The moderating role of culture on the benefits of economic freedom: Cross-country analysis

Johan Graafland, Eelke de Jong

Research output: Contribution to journalArticleScientificpeer-review

Abstract

The implementation of pro-market policies and institutions is often suggested for enhancing a country's development. However, implementing pro-market policies and institutions has a mixed track record. Some have ascribed the bad results to the neglect of people's predispositions, often described as culture. In this study, we argue that successful implementation of pro-market policies and institutions requires that large parts of the population know how to use the resulting freedom in a way that can bring long term benefits. A panel analysis on a sample of 67 countries from 1970 to 2019 confirms this theoretical argument. We find that Long Term Orientation increases the effect of economic freedom on income per capita, whereas Uncertainty Avoidance weakens the positive relationship between economic freedom and income per capita. The policy implication is that the introduction of free market policies and institutions will particularly foster economic development in long-term oriented societies and in societies with low Uncertainty Avoidance.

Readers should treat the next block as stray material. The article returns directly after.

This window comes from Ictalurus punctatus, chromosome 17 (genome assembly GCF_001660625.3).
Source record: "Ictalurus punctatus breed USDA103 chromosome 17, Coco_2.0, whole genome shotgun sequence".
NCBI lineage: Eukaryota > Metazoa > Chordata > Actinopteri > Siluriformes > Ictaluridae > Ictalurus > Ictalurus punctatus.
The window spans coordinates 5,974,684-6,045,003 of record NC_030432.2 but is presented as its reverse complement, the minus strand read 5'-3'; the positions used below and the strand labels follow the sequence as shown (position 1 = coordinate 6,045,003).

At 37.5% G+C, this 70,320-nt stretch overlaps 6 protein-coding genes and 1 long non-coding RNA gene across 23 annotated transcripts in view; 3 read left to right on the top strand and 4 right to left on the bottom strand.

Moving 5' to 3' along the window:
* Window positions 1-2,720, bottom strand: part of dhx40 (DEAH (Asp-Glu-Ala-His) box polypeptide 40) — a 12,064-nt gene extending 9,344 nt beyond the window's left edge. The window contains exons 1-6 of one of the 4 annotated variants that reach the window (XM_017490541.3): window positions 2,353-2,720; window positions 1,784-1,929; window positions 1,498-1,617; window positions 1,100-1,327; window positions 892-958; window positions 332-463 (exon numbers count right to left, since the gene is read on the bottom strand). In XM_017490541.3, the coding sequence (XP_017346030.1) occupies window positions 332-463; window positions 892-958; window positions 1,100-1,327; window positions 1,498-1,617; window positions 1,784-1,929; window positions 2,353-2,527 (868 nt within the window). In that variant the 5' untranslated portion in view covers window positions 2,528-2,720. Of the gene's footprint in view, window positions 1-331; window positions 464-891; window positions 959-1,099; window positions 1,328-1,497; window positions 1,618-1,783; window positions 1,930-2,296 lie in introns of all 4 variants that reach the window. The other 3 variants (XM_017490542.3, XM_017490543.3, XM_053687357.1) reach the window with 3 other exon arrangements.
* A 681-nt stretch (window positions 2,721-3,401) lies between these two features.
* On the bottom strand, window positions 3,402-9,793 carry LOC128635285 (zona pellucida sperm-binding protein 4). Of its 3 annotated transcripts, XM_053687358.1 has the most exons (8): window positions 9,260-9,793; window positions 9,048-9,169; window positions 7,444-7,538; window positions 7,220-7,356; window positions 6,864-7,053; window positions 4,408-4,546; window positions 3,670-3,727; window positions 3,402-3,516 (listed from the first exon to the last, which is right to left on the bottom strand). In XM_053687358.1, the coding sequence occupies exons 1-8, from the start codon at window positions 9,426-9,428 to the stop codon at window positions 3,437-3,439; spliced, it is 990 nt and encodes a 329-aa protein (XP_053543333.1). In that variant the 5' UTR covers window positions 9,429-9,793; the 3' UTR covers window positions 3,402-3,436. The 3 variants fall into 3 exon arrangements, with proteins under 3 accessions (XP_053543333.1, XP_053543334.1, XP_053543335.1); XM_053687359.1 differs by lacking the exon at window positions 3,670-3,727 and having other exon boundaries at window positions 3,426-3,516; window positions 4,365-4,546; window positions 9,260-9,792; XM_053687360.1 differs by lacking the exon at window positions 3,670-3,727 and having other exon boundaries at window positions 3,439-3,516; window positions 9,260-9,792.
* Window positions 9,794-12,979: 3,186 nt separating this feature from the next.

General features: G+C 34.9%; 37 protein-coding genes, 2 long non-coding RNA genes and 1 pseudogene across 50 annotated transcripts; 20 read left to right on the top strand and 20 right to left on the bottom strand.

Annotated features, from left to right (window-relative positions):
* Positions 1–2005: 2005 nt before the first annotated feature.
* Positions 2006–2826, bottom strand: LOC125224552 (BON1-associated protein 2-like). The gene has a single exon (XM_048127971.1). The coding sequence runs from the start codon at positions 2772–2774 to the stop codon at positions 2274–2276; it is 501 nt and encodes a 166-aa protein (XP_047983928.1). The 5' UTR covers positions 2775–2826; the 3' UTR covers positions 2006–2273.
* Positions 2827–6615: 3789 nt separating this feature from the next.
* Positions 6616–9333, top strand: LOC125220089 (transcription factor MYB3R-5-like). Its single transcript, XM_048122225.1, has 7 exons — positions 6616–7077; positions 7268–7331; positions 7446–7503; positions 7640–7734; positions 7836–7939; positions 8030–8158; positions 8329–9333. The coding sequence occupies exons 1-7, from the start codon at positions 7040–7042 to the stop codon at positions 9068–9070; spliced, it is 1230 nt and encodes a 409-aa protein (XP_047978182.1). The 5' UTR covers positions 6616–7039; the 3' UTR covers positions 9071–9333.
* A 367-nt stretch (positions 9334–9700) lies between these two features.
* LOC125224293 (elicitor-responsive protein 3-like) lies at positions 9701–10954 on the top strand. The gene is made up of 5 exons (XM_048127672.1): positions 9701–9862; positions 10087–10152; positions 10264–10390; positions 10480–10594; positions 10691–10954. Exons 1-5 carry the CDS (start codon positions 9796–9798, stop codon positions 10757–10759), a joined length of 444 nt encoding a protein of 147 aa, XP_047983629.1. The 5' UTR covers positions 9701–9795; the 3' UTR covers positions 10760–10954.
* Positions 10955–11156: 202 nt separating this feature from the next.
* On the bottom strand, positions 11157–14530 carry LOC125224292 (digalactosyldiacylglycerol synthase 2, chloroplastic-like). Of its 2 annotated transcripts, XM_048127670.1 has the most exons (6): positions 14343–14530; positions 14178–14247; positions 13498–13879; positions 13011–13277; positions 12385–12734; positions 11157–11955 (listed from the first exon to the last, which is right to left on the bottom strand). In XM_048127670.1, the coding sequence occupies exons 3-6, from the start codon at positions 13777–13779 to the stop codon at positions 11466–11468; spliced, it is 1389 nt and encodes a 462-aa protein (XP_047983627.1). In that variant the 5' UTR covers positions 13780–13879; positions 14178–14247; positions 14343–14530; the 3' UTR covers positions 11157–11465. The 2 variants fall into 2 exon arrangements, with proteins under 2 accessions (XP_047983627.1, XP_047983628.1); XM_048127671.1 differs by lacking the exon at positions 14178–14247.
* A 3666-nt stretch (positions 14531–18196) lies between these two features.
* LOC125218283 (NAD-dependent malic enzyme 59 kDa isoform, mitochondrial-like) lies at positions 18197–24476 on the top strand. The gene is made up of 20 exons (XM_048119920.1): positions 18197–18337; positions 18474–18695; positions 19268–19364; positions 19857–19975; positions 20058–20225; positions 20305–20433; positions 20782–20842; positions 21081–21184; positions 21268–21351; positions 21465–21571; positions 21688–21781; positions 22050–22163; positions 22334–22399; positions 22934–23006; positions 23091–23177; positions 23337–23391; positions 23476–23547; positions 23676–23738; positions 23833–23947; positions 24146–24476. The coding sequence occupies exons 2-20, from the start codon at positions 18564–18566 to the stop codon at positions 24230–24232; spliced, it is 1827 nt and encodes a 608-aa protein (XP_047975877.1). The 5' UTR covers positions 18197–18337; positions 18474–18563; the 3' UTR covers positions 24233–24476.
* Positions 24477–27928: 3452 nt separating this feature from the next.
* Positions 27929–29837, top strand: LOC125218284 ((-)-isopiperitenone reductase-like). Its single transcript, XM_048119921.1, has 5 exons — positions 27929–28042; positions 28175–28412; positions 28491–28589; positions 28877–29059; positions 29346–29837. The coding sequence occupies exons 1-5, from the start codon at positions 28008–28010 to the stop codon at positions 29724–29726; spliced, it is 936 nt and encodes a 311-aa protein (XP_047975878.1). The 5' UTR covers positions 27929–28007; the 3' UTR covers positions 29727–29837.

Original languageEnglish
JournalJournal of Comparative Economics
DOIs
Publication statusE-pub ahead of print - Oct 2021

Keywords

  • culture
  • economic development
  • economic freedom
  • uncertainty avoidance
  • long term orientation

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